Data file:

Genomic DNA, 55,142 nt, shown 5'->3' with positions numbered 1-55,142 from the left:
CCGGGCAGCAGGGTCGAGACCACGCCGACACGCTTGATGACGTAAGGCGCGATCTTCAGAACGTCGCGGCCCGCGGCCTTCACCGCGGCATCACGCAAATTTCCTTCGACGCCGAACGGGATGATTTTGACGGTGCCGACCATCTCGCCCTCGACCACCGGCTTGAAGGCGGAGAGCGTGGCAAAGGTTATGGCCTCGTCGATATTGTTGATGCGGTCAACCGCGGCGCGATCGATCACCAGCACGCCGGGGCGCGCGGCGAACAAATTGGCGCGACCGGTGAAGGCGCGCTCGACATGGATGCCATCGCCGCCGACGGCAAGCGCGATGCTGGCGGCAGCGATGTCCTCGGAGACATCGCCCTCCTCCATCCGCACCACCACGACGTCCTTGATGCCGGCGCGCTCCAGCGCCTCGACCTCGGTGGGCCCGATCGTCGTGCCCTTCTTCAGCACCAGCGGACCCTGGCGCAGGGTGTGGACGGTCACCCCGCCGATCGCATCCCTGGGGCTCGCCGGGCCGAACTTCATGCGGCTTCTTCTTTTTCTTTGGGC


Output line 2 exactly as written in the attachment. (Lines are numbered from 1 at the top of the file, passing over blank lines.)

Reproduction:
CCGGGCAGCAGGGTCGAGACCACGCCGACACGCTTGATGACGTAAGGCGCGATCTTCAGAACGTCGCGGCCCGCGGCCTTCACCGCGGCATCACGCAAATTTCCTTCGACGCCGAACGGGATGATTTTGACGGTGCCGACCATCTCGCCCTCGACCACCGGCTTGAAGGCGGAGAGCGTGGCAAAGGTTATGGCCTCGTCGATATTGTTGATGCGGTCAACCGCGGCGCGATCGATCACCAGCACGCCGGGGCGCGCGGCGAACAAATTGGCGCGACCGGTGAAGGCGCGCTCGACATGGATGCCATCGCCGCCGACGGCAAGCGCGATGCTGGCGGCAGCGATGTCCTCGGAGACATCGCCCTCCTCCATCCGCACCACCACGACGTCCTTGATGCCGGCGCGCTCCAGCGCCTCGACCTCGGTGGGCCCGATCGTCGTGCCCTTCTTCAGCACCAGCGGACCCTGGCGCAGGGTGTGGACGGTCACCCCGCCGATCGCATCCCTGGGGCTCGCCGGGCCGAACTTCATGCGGCTTCTTCTTTTTCTTTGGGC